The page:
Over the last decade, there has been a shift in the focus of cancer therapy from conventional cytotoxic drugs to therapies more specifically directed to cancer cells. These novel therapies include immunotherapy, targeted therapy and precision medicine, each developed in great part with a goal of limiting collateral destruction of normal tissues, while enhancing tumor destruction. Although this approach is sound in theory, even new, specific therapies have some undesirable, ‘off target effects’, in great part due to molecular pathways shared by neoplastic and normal cells. One such undesirable effect is hyperglycemia, which results from either the loss of immune tolerance and autoimmune destruction of pancreatic β-cells or dysregulation of the insulin signaling pathway resulting in insulin resistance. These distinct pathogenic mechanisms lead to clinical presentations similar to type 1 (T1DM) and type 2 (T2DM) diabetes mellitus. Both types of diabetes have been reported in patients across clinical trials, and data on the mechanism(s) for developing hyperglycemia, prevalence, prognosis and effect on cancer mortality is still emerging. With the rapidly expanding list of clinical indications for new cancer therapies, it is essential to understand the impact of their adverse effects. In this review, we focus on hyperglycemia and diabetes related to cancer therapies, describe what is known about mechanism(s) leading to dysregulated glucose metabolism and provide a guide to management of complex oncology patients with a new diagnosis of diabetes.
Tilman D Rachner, Lorenz C Hofbauer, Andy Göbel and Elena Tsourdi
Bone-forming approaches to treat patients with severe osteoporosis are effective, but treatment options are limited, and there is an unmet clinical need for additional drugs. This review discusses two novel and advanced anabolic therapeutic concepts that have successfully completed phase 3 trials. Romosozumab is a monoclonal antibody that targets the Wnt inhibitor sclerostin. Two phase 3 trials (FRAME and ARCH) of romosozumab for the treatment of postmenopausal osteoporosis have been completed. Both trials successfully reached their primary endpoint by reducing vertebral fractures by 75% compared to placebo (FRAME trial) and 48% compared to alendronate (ARCH trial), respectively. Abaloparatide is a PTH-related protein (PTHrP) analog that has displayed bone anabolic activity. In the phase 3 ACTIVE trial, abaloparatide was compared to placebo and teriparatide for 18 months in postmenopausal women who had already experienced an osteoporotic fracture. Abaloparatide successfully reduced the rate of new vertebral fractures by 86% compared to placebo. Furthermore, abaloparatide achieved greater BMD increases at all measured sites compared to both placebo and teriparatide. Based on these results, abaloparatide was FDA approved in April 2017. This review discusses available data of both agents with regard to efficacy and safety as well as their possible future application.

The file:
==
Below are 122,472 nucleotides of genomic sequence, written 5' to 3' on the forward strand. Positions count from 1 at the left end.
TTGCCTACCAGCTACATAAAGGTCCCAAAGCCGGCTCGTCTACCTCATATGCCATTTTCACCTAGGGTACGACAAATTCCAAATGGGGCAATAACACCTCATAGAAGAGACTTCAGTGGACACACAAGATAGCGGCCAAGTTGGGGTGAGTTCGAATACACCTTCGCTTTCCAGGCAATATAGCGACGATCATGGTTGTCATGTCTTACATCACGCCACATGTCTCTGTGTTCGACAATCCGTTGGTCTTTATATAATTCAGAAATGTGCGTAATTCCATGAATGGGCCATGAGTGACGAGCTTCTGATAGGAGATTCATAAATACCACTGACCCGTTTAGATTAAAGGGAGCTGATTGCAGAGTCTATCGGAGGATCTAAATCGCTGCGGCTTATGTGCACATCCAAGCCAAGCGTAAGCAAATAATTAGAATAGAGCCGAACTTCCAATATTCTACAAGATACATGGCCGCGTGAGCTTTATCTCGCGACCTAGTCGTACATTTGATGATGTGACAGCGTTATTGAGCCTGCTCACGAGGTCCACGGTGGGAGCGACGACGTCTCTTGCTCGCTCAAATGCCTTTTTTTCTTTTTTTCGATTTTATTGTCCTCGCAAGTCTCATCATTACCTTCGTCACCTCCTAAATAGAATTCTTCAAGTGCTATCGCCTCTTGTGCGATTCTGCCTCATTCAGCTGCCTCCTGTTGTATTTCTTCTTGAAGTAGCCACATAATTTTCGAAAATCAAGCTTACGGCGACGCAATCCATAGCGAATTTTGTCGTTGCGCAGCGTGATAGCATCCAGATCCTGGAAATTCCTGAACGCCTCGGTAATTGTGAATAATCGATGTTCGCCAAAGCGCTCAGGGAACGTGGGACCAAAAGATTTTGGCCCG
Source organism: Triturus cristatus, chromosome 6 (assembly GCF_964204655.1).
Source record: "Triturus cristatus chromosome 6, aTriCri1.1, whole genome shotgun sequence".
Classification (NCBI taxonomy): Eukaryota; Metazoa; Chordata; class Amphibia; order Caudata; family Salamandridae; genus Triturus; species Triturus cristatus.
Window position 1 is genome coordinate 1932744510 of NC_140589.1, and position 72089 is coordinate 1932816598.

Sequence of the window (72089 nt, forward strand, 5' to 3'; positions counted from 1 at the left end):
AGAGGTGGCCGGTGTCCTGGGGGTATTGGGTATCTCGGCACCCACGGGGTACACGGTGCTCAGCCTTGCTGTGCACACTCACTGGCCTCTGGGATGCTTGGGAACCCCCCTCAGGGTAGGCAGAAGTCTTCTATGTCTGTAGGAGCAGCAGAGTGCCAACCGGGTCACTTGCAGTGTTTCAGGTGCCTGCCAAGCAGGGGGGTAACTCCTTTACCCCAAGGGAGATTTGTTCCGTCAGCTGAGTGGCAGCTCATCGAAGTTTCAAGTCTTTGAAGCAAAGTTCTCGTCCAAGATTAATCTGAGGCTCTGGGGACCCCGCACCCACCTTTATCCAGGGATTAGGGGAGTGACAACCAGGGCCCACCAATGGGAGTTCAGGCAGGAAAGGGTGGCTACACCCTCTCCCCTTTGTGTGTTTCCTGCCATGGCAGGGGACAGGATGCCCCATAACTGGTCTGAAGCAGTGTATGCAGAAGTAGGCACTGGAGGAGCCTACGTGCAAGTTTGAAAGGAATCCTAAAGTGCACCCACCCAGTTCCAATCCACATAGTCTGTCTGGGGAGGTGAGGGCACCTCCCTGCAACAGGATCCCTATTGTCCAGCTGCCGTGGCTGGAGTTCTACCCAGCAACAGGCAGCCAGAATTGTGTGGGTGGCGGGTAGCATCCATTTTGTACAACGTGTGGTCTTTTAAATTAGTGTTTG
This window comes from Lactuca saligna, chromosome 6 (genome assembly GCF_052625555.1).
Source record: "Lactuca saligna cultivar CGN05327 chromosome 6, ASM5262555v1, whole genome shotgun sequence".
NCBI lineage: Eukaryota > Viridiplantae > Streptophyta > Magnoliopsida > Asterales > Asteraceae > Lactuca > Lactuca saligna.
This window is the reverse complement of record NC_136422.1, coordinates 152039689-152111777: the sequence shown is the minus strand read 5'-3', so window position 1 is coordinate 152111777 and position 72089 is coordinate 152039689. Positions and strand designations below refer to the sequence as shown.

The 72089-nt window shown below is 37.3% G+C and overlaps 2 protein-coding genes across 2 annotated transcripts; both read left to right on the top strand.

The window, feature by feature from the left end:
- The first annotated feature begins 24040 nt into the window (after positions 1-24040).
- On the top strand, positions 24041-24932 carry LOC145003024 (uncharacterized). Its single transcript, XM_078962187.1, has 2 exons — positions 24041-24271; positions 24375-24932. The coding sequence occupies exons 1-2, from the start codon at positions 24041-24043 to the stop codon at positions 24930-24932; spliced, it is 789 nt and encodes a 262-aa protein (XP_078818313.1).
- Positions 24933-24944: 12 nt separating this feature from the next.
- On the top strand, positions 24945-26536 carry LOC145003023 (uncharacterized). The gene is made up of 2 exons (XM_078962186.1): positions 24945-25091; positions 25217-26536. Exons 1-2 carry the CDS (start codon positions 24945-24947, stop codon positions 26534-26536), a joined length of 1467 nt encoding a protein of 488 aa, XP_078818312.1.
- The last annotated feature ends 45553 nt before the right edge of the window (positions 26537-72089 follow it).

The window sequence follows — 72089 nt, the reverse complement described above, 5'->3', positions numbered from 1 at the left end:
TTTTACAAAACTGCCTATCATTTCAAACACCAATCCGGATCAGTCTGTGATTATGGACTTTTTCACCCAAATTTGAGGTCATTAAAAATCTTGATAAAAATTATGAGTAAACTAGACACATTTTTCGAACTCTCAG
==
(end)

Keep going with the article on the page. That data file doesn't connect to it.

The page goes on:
Bethany Hart, Elizabeth Morgan and Emilyn U Alejandro
Fetal growth restriction is one of the most common obstetrical complications resulting in significant perinatal morbidity and mortality. The most frequent etiology of human singleton fetal growth restriction is placental insufficiency, which occurs secondary to reduced utero-placental perfusion, abnormal placentation, impaired trophoblast invasion and spiral artery remodeling, resulting in altered nutrient and oxygen transport. Two nutrient-sensing proteins involved in placental development and glucose and amino acid transport are mechanistic target of rapamycin (mTOR) and O-linked N-acetylglucosamine transferase (OGT), which are both regulated by availability of oxygen. Impairment in either of these pathways is associated with fetal growth restriction and accompanied by cellular stress in the forms of hypoxia, oxidative and endoplasmic reticulum (ER) stress, metabolic dysfunction and nutrient starvation in the placenta. Recent evidence has emerged regarding the potential impact of nutrient sensors on fetal stress response, which occurs in a sexual dysmorphic manner, indicating a potential element of genetic gender susceptibility to fetal growth restriction. In this mini review, we focus on the known role of mTOR and OGT in placental development, nutrient regulation and response to cellular stress in human fetal growth restriction with supporting evidence from rodent models.